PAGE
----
Dr. Beverly Smallwood


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Do nothing out of selfish ambition or vain conceit. Rather, in humility value others above yourselves, not looking to your own interests but each of you to the interests of the others. (Philippians 2: 3-4)

Sadly, sometimes it seems as if our national culture has rearranged a few of the words in Paul’s letter to the Philippians:  “Do everything out of selfish ambition and vain conceit.  In pride, value yourself above others, not looking to the interests of others but each of you to your own.”

Yikes!  Way too familiar! And what a price tag is affixed to such a mentality!

At a national government level and trickling down through the culture, the divisions go well beyond differences in ideology.  Many leaders and too many others rip each other apart.

Here’s what I believe, and God’s Word backs it up.  We can disagree on issues while respecting each other as human beings.   We can argue concepts and ideas without slandering and demeaning others.  It is entirely possible for mature individuals to attack problems rather than attacking people – especially folks with any maturity in the Lord.

Why do we see such venomous attitudes and speech?  The scripture spells out the answer.  It’s the focus on SELF – selfish ambition, vain conceit, and self-interest.

But Christ talked and walked a more excellent way.  Though Jesus was strong and courageous, He demonstrated humility.  He taught that the meek (humble) will inherit the earth.  Such an inheritance is not for those who think of themselves more highly than they ought or those who trample over the rights and feelings of others to claw their way to the top.  He instructed us to love our neighbors as ourselves, balancing one’s own needs, rights, and opinions with those of others.

Whenever you win because you aggressively caused someone else to lose, your victory is short-lived.  The price of winning is becoming the object of the revenge plans of the loser, who wants to get back on top.

As Rodney King once said, “Why can’t we just all get along?”  Add to that, why can’t we give the respect we would like to get?  Why can’t we learn from each other so that all can live more effectively? Why can’t we disagre without being disagreeable?

But wait!  I can bemoan the state of the nation and point fingers at those who should be leading us “the Jesus way.”  OR, I can take my own advice, right here, right now, right where I am! Is it possible that the change in my world must begin with the person in the mirror?

Oh, God, I pray for our country! However, help me not to slide into a mode of expecting others to make the changes in attitude but rather to be an example of the change I crave to see.  Help me, Lord!  Please, help us all!









I sought the Lord, and He answered me;
    He delivered me from all my fears. (Psalm 34: 4)

What’s are the costs of living in worry and anxiety? Some of you know all too well.  The tolls anxiety exacts on your body, your emotions, and your productivity are legendary.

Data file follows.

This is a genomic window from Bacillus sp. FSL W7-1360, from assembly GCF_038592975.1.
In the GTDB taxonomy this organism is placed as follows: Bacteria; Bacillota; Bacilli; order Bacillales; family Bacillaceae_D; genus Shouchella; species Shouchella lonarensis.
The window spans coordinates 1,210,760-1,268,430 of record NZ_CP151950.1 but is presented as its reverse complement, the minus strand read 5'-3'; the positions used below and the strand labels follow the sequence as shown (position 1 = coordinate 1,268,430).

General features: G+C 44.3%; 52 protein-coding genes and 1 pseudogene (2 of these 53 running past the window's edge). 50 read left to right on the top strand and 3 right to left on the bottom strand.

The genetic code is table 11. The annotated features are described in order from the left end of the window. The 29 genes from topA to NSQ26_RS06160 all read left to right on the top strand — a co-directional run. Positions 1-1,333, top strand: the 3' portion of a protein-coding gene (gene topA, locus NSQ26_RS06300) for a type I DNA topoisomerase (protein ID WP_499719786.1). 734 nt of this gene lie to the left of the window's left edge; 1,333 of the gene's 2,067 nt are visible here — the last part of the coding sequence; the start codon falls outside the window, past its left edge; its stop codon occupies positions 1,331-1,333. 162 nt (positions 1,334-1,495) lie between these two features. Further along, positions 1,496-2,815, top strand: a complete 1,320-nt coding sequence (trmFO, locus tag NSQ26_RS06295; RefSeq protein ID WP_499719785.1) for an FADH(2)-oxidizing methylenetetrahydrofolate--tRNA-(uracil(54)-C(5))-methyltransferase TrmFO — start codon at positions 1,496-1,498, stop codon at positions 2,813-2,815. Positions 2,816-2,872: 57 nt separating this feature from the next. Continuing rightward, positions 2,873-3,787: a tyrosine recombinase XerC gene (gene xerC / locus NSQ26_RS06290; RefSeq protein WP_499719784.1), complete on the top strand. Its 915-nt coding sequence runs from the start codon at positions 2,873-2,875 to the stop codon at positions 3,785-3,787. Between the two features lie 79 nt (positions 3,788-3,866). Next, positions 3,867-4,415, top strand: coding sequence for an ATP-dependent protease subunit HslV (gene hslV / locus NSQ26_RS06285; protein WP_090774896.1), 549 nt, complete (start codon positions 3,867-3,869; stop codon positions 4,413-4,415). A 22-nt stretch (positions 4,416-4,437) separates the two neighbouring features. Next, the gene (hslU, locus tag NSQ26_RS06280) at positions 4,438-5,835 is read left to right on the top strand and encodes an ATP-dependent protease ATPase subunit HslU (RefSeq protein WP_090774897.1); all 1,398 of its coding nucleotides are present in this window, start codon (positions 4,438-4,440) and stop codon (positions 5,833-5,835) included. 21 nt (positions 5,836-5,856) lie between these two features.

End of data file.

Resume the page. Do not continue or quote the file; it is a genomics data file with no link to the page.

Additionally, consider another aspect of the stolen booty of the thief, fear. When you’re chronically experiencing anxiety, this usually means that you’re feeling threatened in some way.  When you’re feeling threatened, your focus is on “survival” – in other words, on self-protection.  Though you may have talents and callings in relating with people, you lose the capacity for going outside yourself to offer empathy to others. The sacrifice of purpose fulfillment is an exhorbitant price!

The thief fear also belongs to a gang, and he brings his buddies along with him.  In other words, anxieties multiply and grow when you give them place in your life.

Look, I suffer from some post-trauma anxieties, too, so I don’t speak as one who has all of it together.  I’m a work in progress on this one.

However, I come to you as one who knows the Truth. When I listen to God rather than to the anxieties that can sucker-punch me before they try to rob me, I am defended against those enemies of my soul.  When I call to the front and center of my mind my covenant with Christ in which His strength and His provisions are mine, the nervousness dissipates.  When I call out to Him, He hears me.  When I am willing to hear Him, He delivers me from all my fears.

The same is true for you!  The scripture says, “You’ll know the Truth, and the Truth make you free.”

Arrest that thief!  Jesus says you don’t have to live this way!

Lord, anything that could happen today, You already know about and You’ve already provided for; You have me covered.  That’s Your job.  My job is to trust You more than I trust my worries.  I believe You, Lord – and please help my unbelief.


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Was I fickle when I intended to do this? Or do I make my plans in a worldly manner so that in the same breath I say both “Yes, yes” and “No, no””  (II Corinthians 1: 17)